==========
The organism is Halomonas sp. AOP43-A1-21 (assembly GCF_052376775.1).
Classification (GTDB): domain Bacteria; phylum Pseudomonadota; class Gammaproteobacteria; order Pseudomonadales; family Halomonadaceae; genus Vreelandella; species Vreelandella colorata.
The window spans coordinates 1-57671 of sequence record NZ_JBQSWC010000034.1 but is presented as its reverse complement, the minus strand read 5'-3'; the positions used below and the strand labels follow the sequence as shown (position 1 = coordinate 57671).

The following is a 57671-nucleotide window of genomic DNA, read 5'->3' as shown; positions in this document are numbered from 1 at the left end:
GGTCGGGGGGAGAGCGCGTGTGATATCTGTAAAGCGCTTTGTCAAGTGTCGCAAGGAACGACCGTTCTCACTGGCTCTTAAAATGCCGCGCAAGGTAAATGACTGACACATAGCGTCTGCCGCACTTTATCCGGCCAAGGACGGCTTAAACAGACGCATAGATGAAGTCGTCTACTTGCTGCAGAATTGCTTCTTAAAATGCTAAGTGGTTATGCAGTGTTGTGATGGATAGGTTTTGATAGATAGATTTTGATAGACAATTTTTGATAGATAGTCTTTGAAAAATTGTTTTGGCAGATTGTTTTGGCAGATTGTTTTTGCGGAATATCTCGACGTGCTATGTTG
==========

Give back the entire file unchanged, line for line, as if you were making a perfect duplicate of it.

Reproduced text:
The organism is Halomonas sp. AOP43-A1-21 (assembly GCF_052376775.1).
Classification (GTDB): domain Bacteria; phylum Pseudomonadota; class Gammaproteobacteria; order Pseudomonadales; family Halomonadaceae; genus Vreelandella; species Vreelandella colorata.
The window spans coordinates 1-57671 of sequence record NZ_JBQSWC010000034.1 but is presented as its reverse complement, the minus strand read 5'-3'; the positions used below and the strand labels follow the sequence as shown (position 1 = coordinate 57671).

The following is a 57671-nucleotide window of genomic DNA, read 5'->3' as shown; positions in this document are numbered from 1 at the left end:
GGTCGGGGGGAGAGCGCGTGTGATATCTGTAAAGCGCTTTGTCAAGTGTCGCAAGGAACGACCGTTCTCACTGGCTCTTAAAATGCCGCGCAAGGTAAATGACTGACACATAGCGTCTGCCGCACTTTATCCGGCCAAGGACGGCTTAAACAGACGCATAGATGAAGTCGTCTACTTGCTGCAGAATTGCTTCTTAAAATGCTAAGTGGTTATGCAGTGTTGTGATGGATAGGTTTTGATAGATAGATTTTGATAGACAATTTTTGATAGATAGTCTTTGAAAAATTGTTTTGGCAGATTGTTTTGGCAGATTGTTTTTGCGGAATATCTCGACGTGCTATGTTG